Practical tips for planning your COVID safe return to work

Flexibility and employee engagement are the keys to success, says consultant John Wilkinson

 

By Oli Templeton, Director, SH Consulting at Sheffield Haworth

It’s not long now until we can contemplate a return to a ‘more normal’ world of work. Except, of course, it’s not that simple. HR professionals everywhere – not to mention senior managers, C-suite executives, business partners, and even employees – understand that serious challenges lie ahead. In this interview, John Wilkinson offers several practical tips to help plan a productive and COVID-safe return to work.

Working from home looks set to morph into ‘hybrid’ working, with a mix of office and home work. Many of the senior executives I’ve spoken to have been grappling with the implications of this for weeks, if not months.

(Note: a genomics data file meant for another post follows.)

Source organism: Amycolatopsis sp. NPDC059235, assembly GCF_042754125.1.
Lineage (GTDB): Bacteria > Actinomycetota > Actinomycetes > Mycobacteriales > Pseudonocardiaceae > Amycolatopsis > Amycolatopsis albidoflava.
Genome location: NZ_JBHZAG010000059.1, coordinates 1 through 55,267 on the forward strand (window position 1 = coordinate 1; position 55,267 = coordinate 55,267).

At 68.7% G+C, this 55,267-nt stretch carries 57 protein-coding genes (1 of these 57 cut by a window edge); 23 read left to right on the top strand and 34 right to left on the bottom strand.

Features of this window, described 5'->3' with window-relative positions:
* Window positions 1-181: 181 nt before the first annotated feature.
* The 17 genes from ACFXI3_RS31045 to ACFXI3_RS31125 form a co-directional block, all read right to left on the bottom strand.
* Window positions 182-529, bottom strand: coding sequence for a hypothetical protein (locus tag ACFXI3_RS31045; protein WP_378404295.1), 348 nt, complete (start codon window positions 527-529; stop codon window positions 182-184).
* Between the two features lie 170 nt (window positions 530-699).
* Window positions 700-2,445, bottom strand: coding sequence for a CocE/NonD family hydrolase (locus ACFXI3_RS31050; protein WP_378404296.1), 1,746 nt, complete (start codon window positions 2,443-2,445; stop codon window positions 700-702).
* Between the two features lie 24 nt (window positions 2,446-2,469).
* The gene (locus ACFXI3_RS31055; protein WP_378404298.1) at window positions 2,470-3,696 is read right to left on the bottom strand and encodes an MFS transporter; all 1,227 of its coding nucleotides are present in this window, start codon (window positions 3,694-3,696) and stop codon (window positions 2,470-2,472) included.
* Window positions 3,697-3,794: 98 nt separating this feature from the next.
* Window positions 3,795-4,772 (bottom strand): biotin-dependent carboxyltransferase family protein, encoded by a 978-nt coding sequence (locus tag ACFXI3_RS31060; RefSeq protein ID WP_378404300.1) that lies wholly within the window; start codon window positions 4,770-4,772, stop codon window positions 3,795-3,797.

To help provide practical guidance, I interviewed business transformation consultant John Wilkinson. John spent a successful career in financial services with companies such as Nationwide, HSBC, and L&G, before setting up his own consultancy business in 2016.

In this interview, he shares some key findings of research and analysis he recently carried out on behalf of a UK-based company in the insurance space. The company was looking to plot a course towards a COVID-safe return to work for its 2,000 employees, virtually all of whom have been working from home during lockdown.

Following his research, John led project planning and execution for the firm’s post-lockdown work strategy. Here’s what he had to say about the experience. It’s my hope that you find this helpful as you plan your own company’s return to work.

 

Q: Thanks for joining me John. The media has been full of predictions about how working from home is likely to continue in the form of flexible working. What are your thoughts on this?

A: Flexible working is all about allowing your employees to choose whether to stay working from home or return to the workplace. As your readers may know, many studies are showing that, on the whole, employees like working from home – as many as 80% according to an early McKinsey study.

“69% of employees felt they were as – or more – productive working from home as in the office.”